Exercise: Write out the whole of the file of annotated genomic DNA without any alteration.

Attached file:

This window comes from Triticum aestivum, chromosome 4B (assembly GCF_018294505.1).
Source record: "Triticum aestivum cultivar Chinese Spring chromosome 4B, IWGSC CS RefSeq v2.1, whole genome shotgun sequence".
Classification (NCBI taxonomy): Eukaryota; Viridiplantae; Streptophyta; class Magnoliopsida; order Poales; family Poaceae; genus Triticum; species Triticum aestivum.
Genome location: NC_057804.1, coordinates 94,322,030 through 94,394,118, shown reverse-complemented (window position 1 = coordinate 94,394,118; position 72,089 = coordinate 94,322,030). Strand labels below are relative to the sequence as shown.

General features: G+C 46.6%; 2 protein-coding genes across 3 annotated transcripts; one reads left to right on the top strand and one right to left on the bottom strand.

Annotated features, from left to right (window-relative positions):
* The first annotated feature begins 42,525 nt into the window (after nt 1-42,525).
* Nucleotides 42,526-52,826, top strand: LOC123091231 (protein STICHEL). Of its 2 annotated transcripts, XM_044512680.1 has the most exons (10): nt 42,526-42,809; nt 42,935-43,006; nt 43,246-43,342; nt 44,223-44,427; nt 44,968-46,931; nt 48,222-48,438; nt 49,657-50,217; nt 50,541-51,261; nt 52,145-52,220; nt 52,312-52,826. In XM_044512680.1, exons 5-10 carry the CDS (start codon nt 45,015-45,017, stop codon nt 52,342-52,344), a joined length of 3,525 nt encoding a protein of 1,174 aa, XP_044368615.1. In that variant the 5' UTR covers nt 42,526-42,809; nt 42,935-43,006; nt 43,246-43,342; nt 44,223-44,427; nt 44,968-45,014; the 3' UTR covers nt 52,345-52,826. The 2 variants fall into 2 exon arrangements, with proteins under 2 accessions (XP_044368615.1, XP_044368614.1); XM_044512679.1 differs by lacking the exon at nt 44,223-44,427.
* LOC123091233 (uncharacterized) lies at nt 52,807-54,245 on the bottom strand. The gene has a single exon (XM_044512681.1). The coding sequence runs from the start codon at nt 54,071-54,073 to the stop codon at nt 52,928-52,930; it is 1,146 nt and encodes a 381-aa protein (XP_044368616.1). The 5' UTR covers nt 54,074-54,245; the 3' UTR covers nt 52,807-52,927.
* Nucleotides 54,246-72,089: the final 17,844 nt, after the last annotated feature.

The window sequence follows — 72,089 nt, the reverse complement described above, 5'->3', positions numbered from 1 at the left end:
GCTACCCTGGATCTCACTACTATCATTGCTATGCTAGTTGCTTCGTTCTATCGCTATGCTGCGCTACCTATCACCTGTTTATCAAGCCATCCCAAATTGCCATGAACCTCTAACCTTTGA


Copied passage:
This window comes from Triticum aestivum, chromosome 4B (assembly GCF_018294505.1).
Source record: "Triticum aestivum cultivar Chinese Spring chromosome 4B, IWGSC CS RefSeq v2.1, whole genome shotgun sequence".
Classification (NCBI taxonomy): Eukaryota; Viridiplantae; Streptophyta; class Magnoliopsida; order Poales; family Poaceae; genus Triticum; species Triticum aestivum.
Genome location: NC_057804.1, coordinates 94,322,030 through 94,394,118, shown reverse-complemented (window position 1 = coordinate 94,394,118; position 72,089 = coordinate 94,322,030). Strand labels below are relative to the sequence as shown.

General features: G+C 46.6%; 2 protein-coding genes across 3 annotated transcripts; one reads left to right on the top strand and one right to left on the bottom strand.

Annotated features, from left to right (window-relative positions):
* The first annotated feature begins 42,525 nt into the window (after nt 1-42,525).
* Nucleotides 42,526-52,826, top strand: LOC123091231 (protein STICHEL). Of its 2 annotated transcripts, XM_044512680.1 has the most exons (10): nt 42,526-42,809; nt 42,935-43,006; nt 43,246-43,342; nt 44,223-44,427; nt 44,968-46,931; nt 48,222-48,438; nt 49,657-50,217; nt 50,541-51,261; nt 52,145-52,220; nt 52,312-52,826. In XM_044512680.1, exons 5-10 carry the CDS (start codon nt 45,015-45,017, stop codon nt 52,342-52,344), a joined length of 3,525 nt encoding a protein of 1,174 aa, XP_044368615.1. In that variant the 5' UTR covers nt 42,526-42,809; nt 42,935-43,006; nt 43,246-43,342; nt 44,223-44,427; nt 44,968-45,014; the 3' UTR covers nt 52,345-52,826. The 2 variants fall into 2 exon arrangements, with proteins under 2 accessions (XP_044368615.1, XP_044368614.1); XM_044512679.1 differs by lacking the exon at nt 44,223-44,427.
* LOC123091233 (uncharacterized) lies at nt 52,807-54,245 on the bottom strand. The gene has a single exon (XM_044512681.1). The coding sequence runs from the start codon at nt 54,071-54,073 to the stop codon at nt 52,928-52,930; it is 1,146 nt and encodes a 381-aa protein (XP_044368616.1). The 5' UTR covers nt 54,074-54,245; the 3' UTR covers nt 52,807-52,927.
* Nucleotides 54,246-72,089: the final 17,844 nt, after the last annotated feature.

The window sequence follows — 72,089 nt, the reverse complement described above, 5'->3', positions numbered from 1 at the left end:
GCTACCCTGGATCTCACTACTATCATTGCTATGCTAGTTGCTTCGTTCTATCGCTATGCTGCGCTACCTATCACCTGTTTATCAAGCCATCCCAAATTGCCATGAACCTCTAACCTTTGA